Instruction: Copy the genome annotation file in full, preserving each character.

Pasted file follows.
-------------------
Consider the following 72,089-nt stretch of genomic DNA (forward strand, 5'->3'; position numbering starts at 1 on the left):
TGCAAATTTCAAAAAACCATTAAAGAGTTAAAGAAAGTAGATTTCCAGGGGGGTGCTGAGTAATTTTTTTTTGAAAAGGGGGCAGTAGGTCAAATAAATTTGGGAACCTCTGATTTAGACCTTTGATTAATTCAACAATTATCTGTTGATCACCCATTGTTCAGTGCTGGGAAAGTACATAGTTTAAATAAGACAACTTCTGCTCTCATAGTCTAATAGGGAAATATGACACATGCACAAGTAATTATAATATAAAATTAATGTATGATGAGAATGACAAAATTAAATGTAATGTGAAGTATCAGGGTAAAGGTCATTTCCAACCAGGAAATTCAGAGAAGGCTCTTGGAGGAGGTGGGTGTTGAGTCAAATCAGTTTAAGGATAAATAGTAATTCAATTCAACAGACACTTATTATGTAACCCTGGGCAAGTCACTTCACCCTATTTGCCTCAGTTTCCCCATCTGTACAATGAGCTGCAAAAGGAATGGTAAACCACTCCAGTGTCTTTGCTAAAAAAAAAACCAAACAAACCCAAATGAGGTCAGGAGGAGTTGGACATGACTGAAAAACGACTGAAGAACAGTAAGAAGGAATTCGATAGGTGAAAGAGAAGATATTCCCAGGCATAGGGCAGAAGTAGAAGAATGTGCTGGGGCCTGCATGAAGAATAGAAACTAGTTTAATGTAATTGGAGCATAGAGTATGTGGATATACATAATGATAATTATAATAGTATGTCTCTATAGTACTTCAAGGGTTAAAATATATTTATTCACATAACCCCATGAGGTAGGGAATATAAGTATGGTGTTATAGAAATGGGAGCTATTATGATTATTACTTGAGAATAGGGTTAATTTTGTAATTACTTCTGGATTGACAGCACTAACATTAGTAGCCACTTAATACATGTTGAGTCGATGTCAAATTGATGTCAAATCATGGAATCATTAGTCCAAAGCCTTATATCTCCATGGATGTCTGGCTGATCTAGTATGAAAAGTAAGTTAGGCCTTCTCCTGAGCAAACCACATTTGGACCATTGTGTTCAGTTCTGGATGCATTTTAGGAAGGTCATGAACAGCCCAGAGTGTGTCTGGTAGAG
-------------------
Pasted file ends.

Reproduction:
Consider the following 72,089-nt stretch of genomic DNA (forward strand, 5'->3'; position numbering starts at 1 on the left):
TGCAAATTTCAAAAAACCATTAAAGAGTTAAAGAAAGTAGATTTCCAGGGGGGTGCTGAGTAATTTTTTTTTGAAAAGGGGGCAGTAGGTCAAATAAATTTGGGAACCTCTGATTTAGACCTTTGATTAATTCAACAATTATCTGTTGATCACCCATTGTTCAGTGCTGGGAAAGTACATAGTTTAAATAAGACAACTTCTGCTCTCATAGTCTAATAGGGAAATATGACACATGCACAAGTAATTATAATATAAAATTAATGTATGATGAGAATGACAAAATTAAATGTAATGTGAAGTATCAGGGTAAAGGTCATTTCCAACCAGGAAATTCAGAGAAGGCTCTTGGAGGAGGTGGGTGTTGAGTCAAATCAGTTTAAGGATAAATAGTAATTCAATTCAACAGACACTTATTATGTAACCCTGGGCAAGTCACTTCACCCTATTTGCCTCAGTTTCCCCATCTGTACAATGAGCTGCAAAAGGAATGGTAAACCACTCCAGTGTCTTTGCTAAAAAAAAAACCAAACAAACCCAAATGAGGTCAGGAGGAGTTGGACATGACTGAAAAACGACTGAAGAACAGTAAGAAGGAATTCGATAGGTGAAAGAGAAGATATTCCCAGGCATAGGGCAGAAGTAGAAGAATGTGCTGGGGCCTGCATGAAGAATAGAAACTAGTTTAATGTAATTGGAGCATAGAGTATGTGGATATACATAATGATAATTATAATAGTATGTCTCTATAGTACTTCAAGGGTTAAAATATATTTATTCACATAACCCCATGAGGTAGGGAATATAAGTATGGTGTTATAGAAATGGGAGCTATTATGATTATTACTTGAGAATAGGGTTAATTTTGTAATTACTTCTGGATTGACAGCACTAACATTAGTAGCCACTTAATACATGTTGAGTCGATGTCAAATTGATGTCAAATCATGGAATCATTAGTCCAAAGCCTTATATCTCCATGGATGTCTGGCTGATCTAGTATGAAAAGTAAGTTAGGCCTTCTCCTGAGCAAACCACATTTGGACCATTGTGTTCAGTTCTGGATGCATTTTAGGAAGGTCATGAACAGCCCAGAGTGTGTCTGGTAGAG